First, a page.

A Free Man of Color is a play by John Guare. It is set in New Orleans in 1801 before the Louisiana Purchase (as well as in Haiti and France), and follows the story of Jacques Cornet, "a new world Don Juan" and the wealthiest colored man in New Orleans. His world changes as racism enters the city.
The show was originally expected to be produced by the Public Theater to open in early 2009, but the engagement was postponed due to "lack of necessary funding".
A Free Man of Color premiered on Broadway at the Vivian Beaumont Theater. Previews were originally scheduled to begin on October 21, 2010, but were delayed until October 23, 2010. The show officially opened on November 18, 2010, in a limited engagement until January 9, 2011.
The creative team includes direction by George C. Wolfe, set design by David Rockwell, costume design by Ann Hould-Ward, lighting design by Jules Fisher and Peggy Eisenhauer, and instrumental music by Jeanine Tesori.
The original cast featured Jeffrey Wright in the lead role, Mos Def as Cupidon Murmur, Reg Rogers as Princepousse/Tallyrand, Joseph Marcell as Dr. Toubib, Arnie Burton as James Monroe, Robert Stanton as Georges Feydeau, Paul Dano as Meriwether Lewis, John McMartin as Thomas Jefferson, Veanne Cox as Mme. Mandragola, and Sara Gettelfinger as Doña Athene/Calliope.
On April 18, 2011, the winner of the 2011 Pulitzer Prize for Drama was announced. A Free Man of Color was a finalist along with the play Detroit, with the winner being Clybourne Park.
The Wall Street Journal's Terry Teachout wrote in his review, "If neatness is what you expect from John Guare's "A Free Man of Color," you'll be doomed to disappointment. Mr. Guare's ambitious new play, which tells the fantastic tale of Jacques Cornet (Jeffrey Wright), a 19th-century millionaire playboy from New Orleans who happens to be black, has a cast of 33 and runs for 2½ crowded hours. Yes, it sprawls, but for all its hectic messiness, "A Free Man of Color" is one of the three or four most stirring new plays I've seen since I started writing this column seven years ago.".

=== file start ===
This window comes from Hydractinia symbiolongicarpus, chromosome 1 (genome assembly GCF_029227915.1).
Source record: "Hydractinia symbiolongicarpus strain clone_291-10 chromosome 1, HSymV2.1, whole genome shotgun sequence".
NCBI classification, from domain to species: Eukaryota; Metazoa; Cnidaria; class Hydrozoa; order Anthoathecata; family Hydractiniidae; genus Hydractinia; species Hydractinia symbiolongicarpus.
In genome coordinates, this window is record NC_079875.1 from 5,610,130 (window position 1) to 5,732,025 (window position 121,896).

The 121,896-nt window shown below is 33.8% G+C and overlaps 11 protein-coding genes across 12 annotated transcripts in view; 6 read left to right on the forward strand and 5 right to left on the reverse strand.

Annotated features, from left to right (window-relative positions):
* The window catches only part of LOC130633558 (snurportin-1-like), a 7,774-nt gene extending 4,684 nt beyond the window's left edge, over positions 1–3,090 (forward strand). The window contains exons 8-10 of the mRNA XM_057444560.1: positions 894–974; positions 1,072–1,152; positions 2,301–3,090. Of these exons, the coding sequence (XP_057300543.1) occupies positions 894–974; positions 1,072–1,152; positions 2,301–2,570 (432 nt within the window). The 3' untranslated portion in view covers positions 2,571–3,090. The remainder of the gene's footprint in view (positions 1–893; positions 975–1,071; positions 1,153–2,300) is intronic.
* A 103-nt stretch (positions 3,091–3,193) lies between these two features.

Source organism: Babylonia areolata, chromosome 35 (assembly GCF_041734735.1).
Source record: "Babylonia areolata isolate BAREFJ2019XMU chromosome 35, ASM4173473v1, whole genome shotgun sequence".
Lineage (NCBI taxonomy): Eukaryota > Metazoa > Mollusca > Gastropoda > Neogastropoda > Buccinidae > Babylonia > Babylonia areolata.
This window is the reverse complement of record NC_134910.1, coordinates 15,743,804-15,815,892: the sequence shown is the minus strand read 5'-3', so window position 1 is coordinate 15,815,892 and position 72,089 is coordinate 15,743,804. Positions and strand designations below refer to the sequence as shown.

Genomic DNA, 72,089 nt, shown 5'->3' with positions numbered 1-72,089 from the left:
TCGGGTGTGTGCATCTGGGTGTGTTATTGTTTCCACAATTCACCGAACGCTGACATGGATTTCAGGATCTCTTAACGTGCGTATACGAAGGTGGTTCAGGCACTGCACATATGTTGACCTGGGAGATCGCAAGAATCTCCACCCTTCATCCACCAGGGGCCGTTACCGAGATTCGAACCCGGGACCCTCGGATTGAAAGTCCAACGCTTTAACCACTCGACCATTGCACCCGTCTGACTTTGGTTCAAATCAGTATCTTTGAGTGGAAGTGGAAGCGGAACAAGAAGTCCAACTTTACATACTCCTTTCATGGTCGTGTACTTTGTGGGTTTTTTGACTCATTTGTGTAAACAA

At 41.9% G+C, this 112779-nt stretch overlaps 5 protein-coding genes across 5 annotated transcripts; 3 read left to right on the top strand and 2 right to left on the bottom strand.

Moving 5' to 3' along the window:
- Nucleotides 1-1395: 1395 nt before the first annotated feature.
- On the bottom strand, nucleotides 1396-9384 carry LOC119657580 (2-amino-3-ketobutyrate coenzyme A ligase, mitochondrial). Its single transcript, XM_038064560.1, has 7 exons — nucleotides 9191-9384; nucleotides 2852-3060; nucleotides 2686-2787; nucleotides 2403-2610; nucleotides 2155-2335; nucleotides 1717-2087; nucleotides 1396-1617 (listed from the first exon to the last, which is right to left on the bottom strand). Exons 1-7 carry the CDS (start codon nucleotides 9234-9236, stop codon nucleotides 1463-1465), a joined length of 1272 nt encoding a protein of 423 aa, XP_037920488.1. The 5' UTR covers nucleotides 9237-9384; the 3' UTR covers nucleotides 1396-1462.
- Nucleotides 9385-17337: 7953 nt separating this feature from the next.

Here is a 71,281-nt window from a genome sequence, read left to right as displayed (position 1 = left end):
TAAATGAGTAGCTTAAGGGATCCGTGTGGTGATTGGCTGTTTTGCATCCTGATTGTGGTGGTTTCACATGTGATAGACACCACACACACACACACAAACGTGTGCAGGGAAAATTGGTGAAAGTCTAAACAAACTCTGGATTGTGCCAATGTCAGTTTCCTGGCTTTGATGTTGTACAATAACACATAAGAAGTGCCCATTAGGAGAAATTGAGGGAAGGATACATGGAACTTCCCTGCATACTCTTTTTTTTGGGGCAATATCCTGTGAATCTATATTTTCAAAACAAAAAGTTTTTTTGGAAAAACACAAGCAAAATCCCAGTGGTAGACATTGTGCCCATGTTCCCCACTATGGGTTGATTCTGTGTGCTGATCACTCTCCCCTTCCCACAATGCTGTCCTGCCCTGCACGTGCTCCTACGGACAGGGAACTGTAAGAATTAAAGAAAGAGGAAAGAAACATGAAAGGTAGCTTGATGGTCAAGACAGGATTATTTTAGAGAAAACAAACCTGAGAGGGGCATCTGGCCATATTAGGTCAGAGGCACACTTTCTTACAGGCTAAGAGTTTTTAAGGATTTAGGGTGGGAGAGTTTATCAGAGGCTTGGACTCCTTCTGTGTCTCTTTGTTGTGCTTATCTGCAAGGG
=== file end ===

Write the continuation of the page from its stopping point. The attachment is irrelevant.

Newsday's reviewer wrote, "Somewhere very far away - as far, say, as the final 15 minutes - "A Free Man of Color" becomes an important play. Finally, after 2 ½ hours of brain-blurring historical asides, strenuously costumed artifice and luxuriously overpopulated incoherence, the point and resonance of this crazy-ambitious collaboration between playwright John Guare and director George C. Wolfe fall deeply into place."
Michael Sommers praised the sets and costumes as "lavish", and said of the cast, "Wright furiously tears around as the flamboyant Jacques. Subtly depicting the fop's long-suffering servant Murmur, Mos also blazes for a bit as the fiery Toussaint. John McMartin wryly portrays a pragmatic Jefferson. Reg Rogers is very funny whether as Jacques' vengeful half-brother or the oily French diplomat Talleyrand. Veanne Cox and Peter Bartlett comically contrast as aristocratic refugees upset by New Orleans' raffish society while Nicole Beharie is winsome as a spunky country girl who soon comes to love it. Paul Dano, Nick Mennelland Arnie Burton brightly materialize as various personages."
The NY Daily News reporter also praised the cast, but added that it "doesn't add up to a satisfying evening". Elysa Gardener of USA Today gave a more positive review, calling the show "exhilarating. By abandoning subtlety throughout, Guare and Wolfe keep the tone consistent, and ensure that some scenes that might have seemed pedantic in another context make sense dramatically."